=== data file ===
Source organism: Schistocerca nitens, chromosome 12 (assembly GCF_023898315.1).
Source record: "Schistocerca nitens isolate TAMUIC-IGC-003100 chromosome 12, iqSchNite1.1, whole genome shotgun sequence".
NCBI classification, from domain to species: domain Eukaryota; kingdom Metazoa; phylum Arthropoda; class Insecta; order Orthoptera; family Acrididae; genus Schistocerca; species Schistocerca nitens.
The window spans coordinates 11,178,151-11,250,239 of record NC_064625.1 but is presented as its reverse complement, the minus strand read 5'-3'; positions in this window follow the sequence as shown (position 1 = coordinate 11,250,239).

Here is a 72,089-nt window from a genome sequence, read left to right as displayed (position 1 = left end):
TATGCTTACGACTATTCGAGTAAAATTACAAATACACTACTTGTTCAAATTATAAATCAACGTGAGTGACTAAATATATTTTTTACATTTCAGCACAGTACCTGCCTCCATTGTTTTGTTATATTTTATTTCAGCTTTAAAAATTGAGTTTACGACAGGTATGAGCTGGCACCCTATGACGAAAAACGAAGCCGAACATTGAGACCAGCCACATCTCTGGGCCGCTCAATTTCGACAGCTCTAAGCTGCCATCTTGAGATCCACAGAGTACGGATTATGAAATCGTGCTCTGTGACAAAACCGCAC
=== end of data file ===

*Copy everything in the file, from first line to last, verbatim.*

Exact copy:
Source organism: Schistocerca nitens, chromosome 12 (assembly GCF_023898315.1).
Source record: "Schistocerca nitens isolate TAMUIC-IGC-003100 chromosome 12, iqSchNite1.1, whole genome shotgun sequence".
NCBI classification, from domain to species: domain Eukaryota; kingdom Metazoa; phylum Arthropoda; class Insecta; order Orthoptera; family Acrididae; genus Schistocerca; species Schistocerca nitens.
The window spans coordinates 11,178,151-11,250,239 of record NC_064625.1 but is presented as its reverse complement, the minus strand read 5'-3'; positions in this window follow the sequence as shown (position 1 = coordinate 11,250,239).

Here is a 72,089-nt window from a genome sequence, read left to right as displayed (position 1 = left end):
TATGCTTACGACTATTCGAGTAAAATTACAAATACACTACTTGTTCAAATTATAAATCAACGTGAGTGACTAAATATATTTTTTACATTTCAGCACAGTACCTGCCTCCATTGTTTTGTTATATTTTATTTCAGCTTTAAAAATTGAGTTTACGACAGGTATGAGCTGGCACCCTATGACGAAAAACGAAGCCGAACATTGAGACCAGCCACATCTCTGGGCCGCTCAATTTCGACAGCTCTAAGCTGCCATCTTGAGATCCACAGAGTACGGATTATGAAATCGTGCTCTGTGACAAAACCGCAC